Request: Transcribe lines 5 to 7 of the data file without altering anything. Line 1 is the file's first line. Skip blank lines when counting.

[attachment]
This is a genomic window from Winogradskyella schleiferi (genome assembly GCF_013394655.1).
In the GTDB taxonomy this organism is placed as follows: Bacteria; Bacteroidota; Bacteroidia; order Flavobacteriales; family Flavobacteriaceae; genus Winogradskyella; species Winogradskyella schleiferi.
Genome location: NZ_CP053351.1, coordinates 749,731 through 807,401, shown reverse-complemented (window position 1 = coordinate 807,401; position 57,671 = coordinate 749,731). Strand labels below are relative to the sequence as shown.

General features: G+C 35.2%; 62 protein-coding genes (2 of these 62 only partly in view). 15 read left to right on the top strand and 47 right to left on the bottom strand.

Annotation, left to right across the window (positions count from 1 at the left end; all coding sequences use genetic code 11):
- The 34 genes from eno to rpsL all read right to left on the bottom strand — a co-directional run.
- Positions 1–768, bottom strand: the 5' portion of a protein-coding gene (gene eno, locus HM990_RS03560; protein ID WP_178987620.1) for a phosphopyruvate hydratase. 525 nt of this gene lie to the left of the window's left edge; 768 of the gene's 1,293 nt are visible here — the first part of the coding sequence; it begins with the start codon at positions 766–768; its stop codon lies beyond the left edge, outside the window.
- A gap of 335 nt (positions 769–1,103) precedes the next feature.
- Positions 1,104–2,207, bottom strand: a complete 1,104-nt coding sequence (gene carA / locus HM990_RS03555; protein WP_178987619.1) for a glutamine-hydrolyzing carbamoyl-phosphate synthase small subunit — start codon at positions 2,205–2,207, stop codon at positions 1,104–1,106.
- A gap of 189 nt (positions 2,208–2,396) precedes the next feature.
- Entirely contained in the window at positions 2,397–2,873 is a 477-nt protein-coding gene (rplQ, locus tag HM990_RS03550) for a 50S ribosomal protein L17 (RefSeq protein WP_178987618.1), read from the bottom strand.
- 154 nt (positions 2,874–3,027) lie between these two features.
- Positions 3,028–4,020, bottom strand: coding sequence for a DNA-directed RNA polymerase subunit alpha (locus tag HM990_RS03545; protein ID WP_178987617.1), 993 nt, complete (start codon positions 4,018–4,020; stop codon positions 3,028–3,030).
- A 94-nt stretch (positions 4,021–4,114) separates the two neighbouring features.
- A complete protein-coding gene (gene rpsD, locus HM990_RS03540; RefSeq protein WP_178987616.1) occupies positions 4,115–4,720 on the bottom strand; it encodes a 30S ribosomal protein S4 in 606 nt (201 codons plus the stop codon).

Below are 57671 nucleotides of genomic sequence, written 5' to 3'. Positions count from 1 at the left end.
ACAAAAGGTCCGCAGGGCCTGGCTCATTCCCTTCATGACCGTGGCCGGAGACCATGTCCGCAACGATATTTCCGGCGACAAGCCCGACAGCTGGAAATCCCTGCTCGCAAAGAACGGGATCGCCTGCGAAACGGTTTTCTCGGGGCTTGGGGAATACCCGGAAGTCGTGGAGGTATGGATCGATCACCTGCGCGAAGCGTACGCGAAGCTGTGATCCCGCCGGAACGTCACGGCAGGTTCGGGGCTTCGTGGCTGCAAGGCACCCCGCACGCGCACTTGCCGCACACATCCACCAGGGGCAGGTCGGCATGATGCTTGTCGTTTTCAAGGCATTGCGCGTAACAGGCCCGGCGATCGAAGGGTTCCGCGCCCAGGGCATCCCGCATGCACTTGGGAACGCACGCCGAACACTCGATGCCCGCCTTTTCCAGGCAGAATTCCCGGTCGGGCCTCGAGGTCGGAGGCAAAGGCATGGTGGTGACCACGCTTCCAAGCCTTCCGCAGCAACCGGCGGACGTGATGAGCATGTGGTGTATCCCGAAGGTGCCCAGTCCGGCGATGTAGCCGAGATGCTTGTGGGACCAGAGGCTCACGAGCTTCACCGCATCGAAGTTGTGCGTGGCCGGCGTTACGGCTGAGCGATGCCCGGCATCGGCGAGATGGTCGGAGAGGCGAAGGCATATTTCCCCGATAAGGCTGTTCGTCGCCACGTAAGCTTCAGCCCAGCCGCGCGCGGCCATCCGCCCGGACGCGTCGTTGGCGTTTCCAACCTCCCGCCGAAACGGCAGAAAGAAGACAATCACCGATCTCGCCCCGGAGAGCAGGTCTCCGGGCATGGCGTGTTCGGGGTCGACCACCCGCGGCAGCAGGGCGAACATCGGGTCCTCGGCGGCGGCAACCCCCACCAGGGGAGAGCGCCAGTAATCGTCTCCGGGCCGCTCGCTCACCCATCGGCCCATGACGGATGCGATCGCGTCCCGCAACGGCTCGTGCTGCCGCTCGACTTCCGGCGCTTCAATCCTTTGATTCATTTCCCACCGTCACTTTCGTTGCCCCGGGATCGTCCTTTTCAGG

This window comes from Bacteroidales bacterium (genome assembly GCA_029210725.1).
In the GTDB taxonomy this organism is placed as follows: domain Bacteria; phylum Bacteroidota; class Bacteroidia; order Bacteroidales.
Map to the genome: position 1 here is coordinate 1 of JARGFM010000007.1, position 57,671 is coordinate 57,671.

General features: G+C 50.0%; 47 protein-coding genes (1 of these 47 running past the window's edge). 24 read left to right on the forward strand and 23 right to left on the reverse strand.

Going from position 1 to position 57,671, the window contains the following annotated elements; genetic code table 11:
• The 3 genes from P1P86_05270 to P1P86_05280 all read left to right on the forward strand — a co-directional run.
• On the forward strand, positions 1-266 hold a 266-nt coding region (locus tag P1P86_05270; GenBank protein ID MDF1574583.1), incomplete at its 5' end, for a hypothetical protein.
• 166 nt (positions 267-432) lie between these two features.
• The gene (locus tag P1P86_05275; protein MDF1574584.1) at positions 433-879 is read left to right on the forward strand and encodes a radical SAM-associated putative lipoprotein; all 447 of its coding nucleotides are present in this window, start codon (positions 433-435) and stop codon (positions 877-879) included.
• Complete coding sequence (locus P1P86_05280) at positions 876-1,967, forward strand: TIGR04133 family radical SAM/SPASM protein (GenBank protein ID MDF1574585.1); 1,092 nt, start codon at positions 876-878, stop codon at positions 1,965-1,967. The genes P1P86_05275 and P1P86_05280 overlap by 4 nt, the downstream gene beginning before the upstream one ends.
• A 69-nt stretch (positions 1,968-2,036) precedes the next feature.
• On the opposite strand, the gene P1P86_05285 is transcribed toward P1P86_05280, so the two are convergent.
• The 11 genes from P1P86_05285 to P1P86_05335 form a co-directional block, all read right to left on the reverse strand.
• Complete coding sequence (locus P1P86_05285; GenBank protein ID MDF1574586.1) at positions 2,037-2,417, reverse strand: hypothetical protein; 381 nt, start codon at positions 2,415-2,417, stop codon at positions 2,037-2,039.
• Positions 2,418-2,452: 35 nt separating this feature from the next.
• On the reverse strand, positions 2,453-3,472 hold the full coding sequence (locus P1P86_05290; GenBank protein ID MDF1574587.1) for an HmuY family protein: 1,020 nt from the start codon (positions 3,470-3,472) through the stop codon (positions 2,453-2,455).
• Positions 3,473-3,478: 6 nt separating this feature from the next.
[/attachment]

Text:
Annotation, left to right across the window (positions count from 1 at the left end; all coding sequences use genetic code 11):
- The 34 genes from eno to rpsL all read right to left on the bottom strand — a co-directional run.
- Positions 1–768, bottom strand: the 5' portion of a protein-coding gene (gene eno, locus HM990_RS03560; protein ID WP_178987620.1) for a phosphopyruvate hydratase. 525 nt of this gene lie to the left of the window's left edge; 768 of the gene's 1,293 nt are visible here — the first part of the coding sequence; it begins with the start codon at positions 766–768; its stop codon lies beyond the left edge, outside the window.